THE IMPLICATION OF COMMON CURRENCY FOR WEST AFRICAN COUNTRIES
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- Introduction 1
1.1 Background of the study 1
1.2 Statement of the problem 4
1.3 Purpose of the study 5
1.4 Research questions 6
1.5 Significance of the study 6
1.6 Scope and limitation of the study 7
Literature review 10
- Introduction 10
- West African Countires – ECOWAs 12
- Problem of ECOWAs 17
- West African Currency Board (WACB) 18
- West African Currency Board operation 20
- The concept – common currency 21
- Global common currency 23
- The Euro – Dollar 23
- The need for global common currency 24
- Management, headquarters and mode of operation of West African Common Currency 31
- The prospect o common currency for West African 33
- The problems facing the establishment of common currency for Africa. 35
- References 39
- Method of investigation 42
- Instrument of data collection 42
- Primary sources of data 43
- Secondary sources of data 43
- Population and determination of sample size 44
- Validity and reliability of research instrument 46
Data presentation and analysis 47
- Data analysis techniques 47
- Analysis of questionnaires 48
Summary of findings, recommendations and conclusion
- Summary of findings 65
- Recommendations 66
- Conclusion 68
BACKGROUND OF THE STUDY
The actual study for establishment of a common currency for west African state (ECOWAS) and drafting of a programme of monetary and fiscal polices of members states was between 1985 and 1986 period (Arah, 2001: 29). In response to the study, the sub-region monetary co-operation programme involving short and long term measures were seen to be economic flight (Ogwuma 1998:3). The highest level of economic integration is the monetary union, which involves the integration of trade and micro-economic policies and establishment of a common central bank and a single currency.
The establishment of a monetary union is however consequent on the member states, meeting the convertibility condition of monetary and fiscal prudence and other macro – economic convergence indicators which are the short and long term measures. The short term measures were settlement of areas in the west Africa monetary agency (WAMA), clearing system establishment of a credit guarantee fund, introduction of new payment instrument like ECOWAS travelers cheques and extension of the range of products eligible for transactions through the clearing system. According to Ezema (2001;30) the long term measures include liberation of trade and payment system in all member countries, liberation of all interest and exchange rate, reduction of inflation to a single digit and creation of a single currency zone within the sub-region by the year 2000 (the deadline for achieving the measure by all member countries was set for 1988). However, most member states beat the deadline while the traveler cheques issues was delay due to political and economic muscle flexing between the Unions Economiuqe Manetaire Quest Africa (UEMQA) members and the rest. The traveler cheques afforded one of the most realistic steps towards achieving economic integration and a single momentary zone, but had to suffer several postponement due to various reasons. The initial disagreement among member states was on the modalities for finding the cheques out of the ‘ghost” or imagined position to the members in the scheme of things. In the words of Olajide (2001:31) at another attempt in 1998, some CFFA zone members did not attend the summit on the ground that the delegates wanted to conclude some contracts with their home governments. This was done without notice even as it suffered postponement for another meeting with France before that of the travelers cheques launch.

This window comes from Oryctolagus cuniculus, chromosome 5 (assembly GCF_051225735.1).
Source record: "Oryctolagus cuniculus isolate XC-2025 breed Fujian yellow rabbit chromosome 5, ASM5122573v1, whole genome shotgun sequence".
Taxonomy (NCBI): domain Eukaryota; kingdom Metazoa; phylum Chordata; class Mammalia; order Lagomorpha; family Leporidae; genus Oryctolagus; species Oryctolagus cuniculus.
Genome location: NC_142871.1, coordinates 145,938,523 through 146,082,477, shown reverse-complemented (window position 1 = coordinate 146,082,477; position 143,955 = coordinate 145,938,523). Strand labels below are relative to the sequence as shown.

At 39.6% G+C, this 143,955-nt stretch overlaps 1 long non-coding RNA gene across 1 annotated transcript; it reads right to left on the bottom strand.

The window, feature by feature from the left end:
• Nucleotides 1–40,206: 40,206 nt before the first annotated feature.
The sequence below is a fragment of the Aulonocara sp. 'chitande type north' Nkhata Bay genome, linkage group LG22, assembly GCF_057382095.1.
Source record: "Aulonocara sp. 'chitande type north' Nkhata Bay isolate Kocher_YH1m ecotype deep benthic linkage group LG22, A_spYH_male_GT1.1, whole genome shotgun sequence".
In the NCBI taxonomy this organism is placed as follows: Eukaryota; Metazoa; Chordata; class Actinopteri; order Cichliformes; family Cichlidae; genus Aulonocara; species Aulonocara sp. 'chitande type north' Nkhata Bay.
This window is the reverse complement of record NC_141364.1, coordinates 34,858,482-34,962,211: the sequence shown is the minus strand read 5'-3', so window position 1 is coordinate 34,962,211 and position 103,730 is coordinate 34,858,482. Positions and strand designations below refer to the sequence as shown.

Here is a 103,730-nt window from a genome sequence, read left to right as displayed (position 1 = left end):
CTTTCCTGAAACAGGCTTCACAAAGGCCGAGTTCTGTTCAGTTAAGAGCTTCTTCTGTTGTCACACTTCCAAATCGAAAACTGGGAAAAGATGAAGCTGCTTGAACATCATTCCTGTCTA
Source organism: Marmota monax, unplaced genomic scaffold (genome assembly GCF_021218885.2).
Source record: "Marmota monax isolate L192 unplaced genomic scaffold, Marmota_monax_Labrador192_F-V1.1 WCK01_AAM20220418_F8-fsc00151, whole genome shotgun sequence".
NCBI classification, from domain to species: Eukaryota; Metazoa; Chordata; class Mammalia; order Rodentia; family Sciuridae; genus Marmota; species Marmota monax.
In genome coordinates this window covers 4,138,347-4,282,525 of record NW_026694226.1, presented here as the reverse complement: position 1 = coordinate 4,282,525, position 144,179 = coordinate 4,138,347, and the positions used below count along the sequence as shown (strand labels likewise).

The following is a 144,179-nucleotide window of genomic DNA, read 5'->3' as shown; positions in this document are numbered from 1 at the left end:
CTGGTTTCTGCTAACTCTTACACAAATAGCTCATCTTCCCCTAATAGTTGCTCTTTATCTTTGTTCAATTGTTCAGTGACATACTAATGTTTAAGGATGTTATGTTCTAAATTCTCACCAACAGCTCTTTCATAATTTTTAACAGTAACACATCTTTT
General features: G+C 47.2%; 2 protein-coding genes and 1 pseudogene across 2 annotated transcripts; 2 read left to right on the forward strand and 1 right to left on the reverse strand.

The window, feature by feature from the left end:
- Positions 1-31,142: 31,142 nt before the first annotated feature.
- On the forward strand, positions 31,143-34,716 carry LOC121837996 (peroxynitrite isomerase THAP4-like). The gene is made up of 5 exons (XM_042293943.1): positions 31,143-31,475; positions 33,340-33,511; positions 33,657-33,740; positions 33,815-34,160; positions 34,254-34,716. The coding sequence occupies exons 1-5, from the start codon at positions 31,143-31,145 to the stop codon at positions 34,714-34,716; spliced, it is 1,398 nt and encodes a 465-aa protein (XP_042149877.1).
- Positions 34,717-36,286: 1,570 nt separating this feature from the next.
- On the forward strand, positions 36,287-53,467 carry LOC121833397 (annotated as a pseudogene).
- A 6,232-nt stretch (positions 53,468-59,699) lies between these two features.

In February 1998, at the planned launching in Abuja, all disagreement were resolved under the auspices of an adequate-hoc committee set up by the ECOWAS heads of states composing Cote D’ voice, Ghana, Mali, Togo and Nigeria. Univocally, the CFA zone members were in vanguard of the launching of the travelers cheques in 1999. Ostensibly due to the successful establishment of Euro (the European common currency which will take over the national currencies in Europe in 2004), and therefore effectively terminate the French Support for CFA. On December 15, 2000, heads of state and governments of ECOWAS in Bamako, Mali approved the decision to establish a common currency by 2003. the decision was the result of the initiative take by Ghana and Nigeria in a bilateral economic meeting on December 1999 to adopt a two – track system called FAST TRACK APPROACH (FTA) to the implementation of ECOWAS integration programmes for West African in 2004. The fast track approach recognize the need to have a parallel zone christened West Africa monetary Zone (WAMZ) the UEMOA to work for a gradual merger of the two at appointed period in line with the deadline.
- STATEMENT OF THE PROBLEM
In spite of the numerous efforts made by the ECOWAS member states to establish a common currency in West Africa which will help to foster economic integration international the sub – region by implementing ECOWAS monetary measures, the issue of common currency is still a mirage because of the following reasons;
- The strength of the economics of these West African countries vary, so there is no common relationship between their monies.
- Divergent tariff structure among member countries.
Low level of intra-regional trade in the sub region since less than 5 percent of the total